Support the Guardian

Available for everyone, funded by readers

A future industry leader

A future industry leader

A former Ashburton College student is on her way to becoming a potential leader in the meat industry with interesting research into meat quality and testing.

When you’re buying your beef or lamb in the supermarket, you probably don’t put too much thought into the science behind how it got there.

But for Kelly-Anne Bentley, technology in the meat industry is something she is keen to get stuck into.

The Ashburton local is among nine young New Zealanders from Southland to Northland awarded a scholarship by the Meat Industry Association this year.

A former Ashburton College student, Bentley is working on her master's degree identifying biomarkers in lamb meat and what they indicate about meat quality.

The Lincoln University student hopes to use machine learning to create a model to analyse meat and eventually develop test technology for the meat industry.

One of the markers she looks at is the acidity or pH of the meat. A high pH reading would indicate the meat would make a tough steak.

"It means the muscles aren't producing enough lactic acid to reduce the pH."

Bentley said her test technology would cut out steps for current meat tests, which require a 24-hour wait before testing, and would allow for additional tests.

"The industry needs more tests to ensure customers get the best quality - and it means it's possible to put in a pay scale for quality steak," she said.

Her goal is to understand the quality of meat and reflect that in the market.

With technology, you can see the geographic region the animal is from, the feed and grazing systems they had, and even their gender.

Bentley said the tests could provide scientific proof for marketing labels and could be used to develop additional industry standards.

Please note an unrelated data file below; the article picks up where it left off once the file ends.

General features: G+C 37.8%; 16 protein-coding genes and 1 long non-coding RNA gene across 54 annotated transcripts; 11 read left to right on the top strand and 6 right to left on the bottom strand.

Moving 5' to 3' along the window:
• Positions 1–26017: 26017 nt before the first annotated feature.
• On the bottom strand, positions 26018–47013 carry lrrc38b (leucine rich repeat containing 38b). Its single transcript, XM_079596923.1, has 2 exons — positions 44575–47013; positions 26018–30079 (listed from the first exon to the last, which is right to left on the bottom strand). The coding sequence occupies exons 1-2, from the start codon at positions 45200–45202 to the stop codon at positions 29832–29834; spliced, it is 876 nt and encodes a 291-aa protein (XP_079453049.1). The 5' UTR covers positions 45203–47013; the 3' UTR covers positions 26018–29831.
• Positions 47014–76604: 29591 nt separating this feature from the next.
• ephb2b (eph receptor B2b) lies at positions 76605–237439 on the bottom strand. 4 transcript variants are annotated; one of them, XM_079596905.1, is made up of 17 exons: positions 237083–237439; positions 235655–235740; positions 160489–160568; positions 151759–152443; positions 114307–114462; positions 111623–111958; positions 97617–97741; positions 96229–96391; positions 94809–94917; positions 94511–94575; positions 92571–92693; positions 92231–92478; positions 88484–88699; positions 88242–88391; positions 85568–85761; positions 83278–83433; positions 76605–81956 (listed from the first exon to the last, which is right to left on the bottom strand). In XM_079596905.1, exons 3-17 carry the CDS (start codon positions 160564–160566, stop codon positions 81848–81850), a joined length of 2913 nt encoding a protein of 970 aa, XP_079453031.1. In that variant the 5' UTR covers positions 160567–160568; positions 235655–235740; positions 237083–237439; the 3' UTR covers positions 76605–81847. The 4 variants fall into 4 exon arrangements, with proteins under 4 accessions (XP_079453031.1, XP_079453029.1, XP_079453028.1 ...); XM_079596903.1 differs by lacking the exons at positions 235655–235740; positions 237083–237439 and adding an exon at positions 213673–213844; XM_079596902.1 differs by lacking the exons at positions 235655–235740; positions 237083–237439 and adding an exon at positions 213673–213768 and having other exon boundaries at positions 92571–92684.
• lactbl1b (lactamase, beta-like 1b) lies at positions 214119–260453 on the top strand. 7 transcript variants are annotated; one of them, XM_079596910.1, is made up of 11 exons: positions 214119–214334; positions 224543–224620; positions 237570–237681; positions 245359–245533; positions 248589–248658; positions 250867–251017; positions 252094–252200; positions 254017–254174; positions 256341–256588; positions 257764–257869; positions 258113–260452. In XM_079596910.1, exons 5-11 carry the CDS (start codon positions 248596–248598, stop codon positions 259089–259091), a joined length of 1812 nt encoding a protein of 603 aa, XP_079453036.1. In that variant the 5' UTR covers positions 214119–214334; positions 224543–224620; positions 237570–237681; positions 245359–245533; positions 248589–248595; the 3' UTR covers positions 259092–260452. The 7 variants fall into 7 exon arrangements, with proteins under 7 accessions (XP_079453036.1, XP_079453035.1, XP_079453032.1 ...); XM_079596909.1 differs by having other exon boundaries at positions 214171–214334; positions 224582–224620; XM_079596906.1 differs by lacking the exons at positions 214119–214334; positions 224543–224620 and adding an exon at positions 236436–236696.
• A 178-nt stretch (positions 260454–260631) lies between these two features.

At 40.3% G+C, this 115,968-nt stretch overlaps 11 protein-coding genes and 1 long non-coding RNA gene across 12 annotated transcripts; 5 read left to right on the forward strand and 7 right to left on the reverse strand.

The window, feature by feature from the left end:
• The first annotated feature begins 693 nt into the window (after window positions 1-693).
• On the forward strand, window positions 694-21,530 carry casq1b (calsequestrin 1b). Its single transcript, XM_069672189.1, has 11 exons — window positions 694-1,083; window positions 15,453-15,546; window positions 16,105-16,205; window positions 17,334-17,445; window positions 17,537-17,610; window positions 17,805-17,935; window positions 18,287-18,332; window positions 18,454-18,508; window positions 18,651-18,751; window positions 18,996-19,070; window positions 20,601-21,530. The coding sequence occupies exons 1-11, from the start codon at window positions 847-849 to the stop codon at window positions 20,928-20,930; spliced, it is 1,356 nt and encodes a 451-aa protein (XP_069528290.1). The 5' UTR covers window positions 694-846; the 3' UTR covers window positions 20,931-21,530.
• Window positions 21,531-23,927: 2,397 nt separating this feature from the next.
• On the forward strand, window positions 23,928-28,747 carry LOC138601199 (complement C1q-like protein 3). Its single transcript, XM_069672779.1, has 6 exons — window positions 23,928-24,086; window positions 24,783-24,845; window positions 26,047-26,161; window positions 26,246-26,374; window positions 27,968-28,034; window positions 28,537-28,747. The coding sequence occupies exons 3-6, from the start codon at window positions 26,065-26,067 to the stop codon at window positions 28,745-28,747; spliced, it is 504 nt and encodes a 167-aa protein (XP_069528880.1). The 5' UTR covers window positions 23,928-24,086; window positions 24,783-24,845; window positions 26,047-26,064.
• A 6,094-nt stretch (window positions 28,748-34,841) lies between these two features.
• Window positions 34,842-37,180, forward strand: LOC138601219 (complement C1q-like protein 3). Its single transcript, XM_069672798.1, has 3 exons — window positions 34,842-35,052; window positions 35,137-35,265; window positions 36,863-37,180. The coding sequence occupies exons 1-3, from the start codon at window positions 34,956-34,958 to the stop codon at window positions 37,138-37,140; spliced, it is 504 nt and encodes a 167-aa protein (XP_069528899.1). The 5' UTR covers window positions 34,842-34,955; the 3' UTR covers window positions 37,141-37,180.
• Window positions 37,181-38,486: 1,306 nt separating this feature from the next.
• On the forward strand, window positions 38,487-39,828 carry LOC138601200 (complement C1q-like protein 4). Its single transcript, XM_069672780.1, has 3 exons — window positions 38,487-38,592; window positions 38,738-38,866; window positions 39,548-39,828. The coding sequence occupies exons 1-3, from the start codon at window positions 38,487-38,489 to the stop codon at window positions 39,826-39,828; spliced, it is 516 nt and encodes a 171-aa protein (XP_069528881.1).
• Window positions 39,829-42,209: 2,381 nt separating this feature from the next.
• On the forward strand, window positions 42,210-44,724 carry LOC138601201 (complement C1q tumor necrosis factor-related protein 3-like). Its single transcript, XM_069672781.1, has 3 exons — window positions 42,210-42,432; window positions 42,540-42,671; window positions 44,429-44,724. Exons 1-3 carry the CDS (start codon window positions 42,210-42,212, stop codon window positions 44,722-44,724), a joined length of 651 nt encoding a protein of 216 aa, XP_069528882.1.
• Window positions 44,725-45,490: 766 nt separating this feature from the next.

Her work on lamb meat is mostly centred on the export market.

"That's where we'll make money for the economy," she said.

The 22-year-old said she did not expect to end up in meat science.

"I fell into it and really enjoy it."

She had always wanted to be a chef or pursue a career in the food industry and decided on food science in year 11 at Ashburton College.

Her science teacher told them about golden rice, where scientists had edited the genes of the rice to make it more nutritious - and that piqued her interest. But she'd anticipated working with plant-based foods, not meat.

She completed an undergraduate degree in food science and continued her post-graduate studies in applied science.

"It's exciting to work with a heap of different companies and make industry connections."

Bentley said she had four supervisors for her master's degree and got "to bring together a whole heap of ideas".

In addition to the scholarship, Bentley has two other scholarships for her master's degree - one from Craigmore Sustainables and another from the John W and Carey McClain Trust.

The Meat Industry Association scholarship came with perks that included attending workshops and the annual meat sector conference, she said.

"They help you become leaders in the meat industry."

When she's not working on her research, you will find Bentley in the kitchen, tending the tomatoes, zucchini, and bed of chilies in her vegetable garden, or spending time with her partner who's an avid cart racer.

She also has two part-time jobs at the university, facilitating study sessions and lab tutoring.

Of her years growing up in Ashburton, Bentley said she was into competitive swimming at school. With small business owners for parents she "wasn't able to get away with much" because everyone knew her parents.

After her master's, Bentley is looking at either a doctorate so she can move into research or a job in quality and regulation in the meat industry. However, the pilot study she hoped to do for her doctorate was hard to get funding or scholarships for.

Printing food

Kelly-Anne Bentley was also part of the Lincoln research team working on technology to print food.

Wait, what? Printing food is a thing.

Bentley said there were three-dimensional food printers that worked a lot like more traditional plastic 3D printers, but used rehydrated powdered food as "food ink".

The team tested printing different foods powders, such as peas, milk and meat. Bentley was involved in testing the proteins in the printed meat.

They printed food in the shape of castles and cool shapes like little geckos.

It was a good way to get children to eat nutrients without them knowing it, and also made the proteins and fats in the food more digestible, she said.

The printed food has the consistency of cake and could work well in hospitals and rest homes.

"It make the food easier to eat and more accessible."

Bentley said the technology was "cool" but needed a lot of work.

By Sharon Davis